The moment the train leaves the station without engineer Odd Horten aboard, he realizes that the path ahead is a journey without printed timetables and well-known stations. Horten has been forced to retire after 40 years of traveling a very stable rail, and the platform does not feel like a safe place anymore. His orderly, solitary existence is about to give way to a future of unlikely adventures and puzzling dilemmas. Will Horten ever travel by plane? Will he finally sell his prized boat? How does Horten end up in a pair of women's red high-heeled shoes? Will he survive a nighttime drive with a blindfolded man at the wheel? Proof positive that there is humor to be found in aging, and that we don't have to be elderly Norwegians to identify, laugh and embrace life in all of its idiosyncratic splendor.

O’Horten is Bent Hamer's wonderfully skewed view of the human condition. It gives us a somewhat absurdist vision with great warmth, a little melancholy and universal appeal. The film evokes such love and appreciation for Horten that it’s almost like an artwork you can just sit back and enjoy. Every individual can admire this because it has so much to offer with its emotion and outlook on life.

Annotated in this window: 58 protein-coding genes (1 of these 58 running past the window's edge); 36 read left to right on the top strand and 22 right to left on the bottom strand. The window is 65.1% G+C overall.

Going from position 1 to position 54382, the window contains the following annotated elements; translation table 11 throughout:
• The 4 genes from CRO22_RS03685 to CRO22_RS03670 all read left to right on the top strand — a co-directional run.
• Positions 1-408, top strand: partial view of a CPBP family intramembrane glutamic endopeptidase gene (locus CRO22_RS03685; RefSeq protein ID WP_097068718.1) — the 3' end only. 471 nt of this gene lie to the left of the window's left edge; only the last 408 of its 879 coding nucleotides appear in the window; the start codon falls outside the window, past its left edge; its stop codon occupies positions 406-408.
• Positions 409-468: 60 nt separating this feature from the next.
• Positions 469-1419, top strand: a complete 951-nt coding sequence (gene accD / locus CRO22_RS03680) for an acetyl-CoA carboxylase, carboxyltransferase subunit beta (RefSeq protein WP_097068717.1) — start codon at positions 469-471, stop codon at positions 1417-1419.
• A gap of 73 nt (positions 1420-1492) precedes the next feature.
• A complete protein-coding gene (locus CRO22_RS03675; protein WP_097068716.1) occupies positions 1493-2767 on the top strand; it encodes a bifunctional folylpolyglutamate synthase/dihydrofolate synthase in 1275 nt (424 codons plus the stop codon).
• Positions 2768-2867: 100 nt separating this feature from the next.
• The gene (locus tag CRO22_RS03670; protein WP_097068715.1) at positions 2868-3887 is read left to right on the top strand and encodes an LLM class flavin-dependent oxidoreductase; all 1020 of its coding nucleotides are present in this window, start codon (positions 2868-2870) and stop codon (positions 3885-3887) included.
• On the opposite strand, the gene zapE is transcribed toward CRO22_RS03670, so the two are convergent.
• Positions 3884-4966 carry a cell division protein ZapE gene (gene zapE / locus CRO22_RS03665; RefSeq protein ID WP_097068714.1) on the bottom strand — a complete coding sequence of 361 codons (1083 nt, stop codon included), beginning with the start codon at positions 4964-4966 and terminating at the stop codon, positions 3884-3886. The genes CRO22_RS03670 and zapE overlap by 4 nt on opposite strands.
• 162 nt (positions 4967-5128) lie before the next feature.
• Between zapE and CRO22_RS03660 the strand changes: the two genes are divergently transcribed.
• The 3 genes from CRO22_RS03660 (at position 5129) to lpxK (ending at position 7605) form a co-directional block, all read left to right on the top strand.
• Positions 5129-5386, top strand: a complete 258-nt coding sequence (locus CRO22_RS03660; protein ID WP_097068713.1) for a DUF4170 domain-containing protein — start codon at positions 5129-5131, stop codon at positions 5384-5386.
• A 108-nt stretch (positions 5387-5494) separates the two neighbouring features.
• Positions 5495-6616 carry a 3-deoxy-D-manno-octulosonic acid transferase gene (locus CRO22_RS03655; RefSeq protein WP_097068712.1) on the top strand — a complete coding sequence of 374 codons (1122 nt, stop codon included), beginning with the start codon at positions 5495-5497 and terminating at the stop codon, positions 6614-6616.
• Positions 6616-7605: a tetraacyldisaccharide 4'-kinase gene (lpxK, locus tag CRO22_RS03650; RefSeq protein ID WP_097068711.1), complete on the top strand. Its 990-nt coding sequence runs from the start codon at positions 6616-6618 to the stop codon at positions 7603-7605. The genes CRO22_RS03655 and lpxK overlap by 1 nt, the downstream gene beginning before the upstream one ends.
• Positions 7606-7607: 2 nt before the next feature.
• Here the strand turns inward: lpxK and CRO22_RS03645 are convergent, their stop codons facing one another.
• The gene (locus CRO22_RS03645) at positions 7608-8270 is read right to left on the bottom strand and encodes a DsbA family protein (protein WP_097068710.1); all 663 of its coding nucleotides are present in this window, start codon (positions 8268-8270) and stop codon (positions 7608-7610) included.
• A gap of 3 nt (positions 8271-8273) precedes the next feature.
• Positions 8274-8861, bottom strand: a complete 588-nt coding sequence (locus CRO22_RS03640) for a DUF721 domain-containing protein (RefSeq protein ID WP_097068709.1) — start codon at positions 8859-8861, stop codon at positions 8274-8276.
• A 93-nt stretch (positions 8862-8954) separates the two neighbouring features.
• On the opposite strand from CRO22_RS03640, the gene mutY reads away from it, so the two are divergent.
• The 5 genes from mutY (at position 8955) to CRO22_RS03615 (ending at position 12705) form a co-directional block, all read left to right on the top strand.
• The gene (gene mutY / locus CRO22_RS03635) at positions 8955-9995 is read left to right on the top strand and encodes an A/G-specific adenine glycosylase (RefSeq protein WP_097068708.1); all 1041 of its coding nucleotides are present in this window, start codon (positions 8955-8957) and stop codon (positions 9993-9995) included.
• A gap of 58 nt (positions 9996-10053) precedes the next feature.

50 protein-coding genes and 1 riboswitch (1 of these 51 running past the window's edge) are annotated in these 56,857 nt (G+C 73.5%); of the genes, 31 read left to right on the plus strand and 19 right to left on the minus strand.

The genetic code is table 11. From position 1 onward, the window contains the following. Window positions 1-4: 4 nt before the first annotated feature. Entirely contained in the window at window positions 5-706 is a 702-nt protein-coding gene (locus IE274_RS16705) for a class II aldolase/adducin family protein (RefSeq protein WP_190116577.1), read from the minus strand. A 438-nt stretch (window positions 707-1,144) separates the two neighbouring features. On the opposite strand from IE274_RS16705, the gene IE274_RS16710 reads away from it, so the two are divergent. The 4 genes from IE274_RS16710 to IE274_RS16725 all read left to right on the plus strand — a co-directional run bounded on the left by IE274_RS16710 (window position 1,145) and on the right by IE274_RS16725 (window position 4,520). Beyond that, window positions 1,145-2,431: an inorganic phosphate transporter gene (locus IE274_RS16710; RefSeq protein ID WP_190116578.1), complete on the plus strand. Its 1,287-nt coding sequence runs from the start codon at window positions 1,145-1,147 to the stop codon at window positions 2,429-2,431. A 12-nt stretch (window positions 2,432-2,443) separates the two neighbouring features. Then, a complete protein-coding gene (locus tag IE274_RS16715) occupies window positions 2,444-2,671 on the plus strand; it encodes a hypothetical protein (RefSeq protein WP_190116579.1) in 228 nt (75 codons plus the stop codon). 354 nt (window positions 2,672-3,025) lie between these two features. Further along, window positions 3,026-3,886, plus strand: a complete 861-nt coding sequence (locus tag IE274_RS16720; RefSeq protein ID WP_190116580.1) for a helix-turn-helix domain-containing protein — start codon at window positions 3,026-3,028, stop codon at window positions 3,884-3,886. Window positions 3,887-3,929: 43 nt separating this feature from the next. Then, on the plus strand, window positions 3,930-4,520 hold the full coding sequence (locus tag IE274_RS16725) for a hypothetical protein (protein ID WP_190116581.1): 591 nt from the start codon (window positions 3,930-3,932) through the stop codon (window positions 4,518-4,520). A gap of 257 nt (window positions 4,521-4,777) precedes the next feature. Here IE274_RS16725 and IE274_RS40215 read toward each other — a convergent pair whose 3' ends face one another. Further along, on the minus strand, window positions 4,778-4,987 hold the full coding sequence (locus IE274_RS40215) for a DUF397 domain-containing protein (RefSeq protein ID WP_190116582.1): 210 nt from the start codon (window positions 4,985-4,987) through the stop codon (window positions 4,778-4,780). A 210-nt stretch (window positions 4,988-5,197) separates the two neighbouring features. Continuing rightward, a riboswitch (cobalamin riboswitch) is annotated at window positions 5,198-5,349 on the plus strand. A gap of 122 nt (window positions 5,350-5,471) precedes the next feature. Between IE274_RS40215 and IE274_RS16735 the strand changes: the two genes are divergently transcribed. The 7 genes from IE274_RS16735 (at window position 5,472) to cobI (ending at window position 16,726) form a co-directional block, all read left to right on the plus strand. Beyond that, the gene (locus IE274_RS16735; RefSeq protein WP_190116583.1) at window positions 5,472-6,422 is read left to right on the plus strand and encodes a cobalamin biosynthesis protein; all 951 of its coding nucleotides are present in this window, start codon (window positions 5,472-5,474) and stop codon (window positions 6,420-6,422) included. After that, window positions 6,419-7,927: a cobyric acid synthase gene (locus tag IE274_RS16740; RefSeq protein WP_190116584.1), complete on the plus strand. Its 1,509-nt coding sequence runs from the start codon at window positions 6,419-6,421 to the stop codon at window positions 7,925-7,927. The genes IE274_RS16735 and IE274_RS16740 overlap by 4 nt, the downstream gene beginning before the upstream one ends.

The film kicks off with a wonderful journey through the mountains and tunnels that make up Odd’s (a common name in Norway) route. He is played by Baard Owe, a trim, fit man with a neat mustache who may cause you to think a little of James Stewart, Jacques Tati or Jean Rochefort.

His portrayal of the humble and quiet Horten is definitely impressive, as is the score that adds a wonderful touch to many of these magical scenes. The material might tempt some filmmakers to wallow in whimsy, but writer-director Bent Hamer (Kitchen Stories) holds steady. It is a quiet, oddly serene movie with a curious soul.

That soul will be bared on Saturday, May 20 at 5:00 pm when the Palisades library, in conjunction with Sony Picture Classics, hosts a screening of the film. All aboard!


On Guard (1997) by Phillipe de Borca, France;
Apres Vous (2003) by Pierre Salvadori, France;
Troubled Waters (2008) by Erik Poppe, Norway;
Listen to Me Marlon* (2015) by Stevan Riley, United States;
3 Idiots (2009) by Rajkumar Hirani, India

All films listed are available at the Palisades Free Library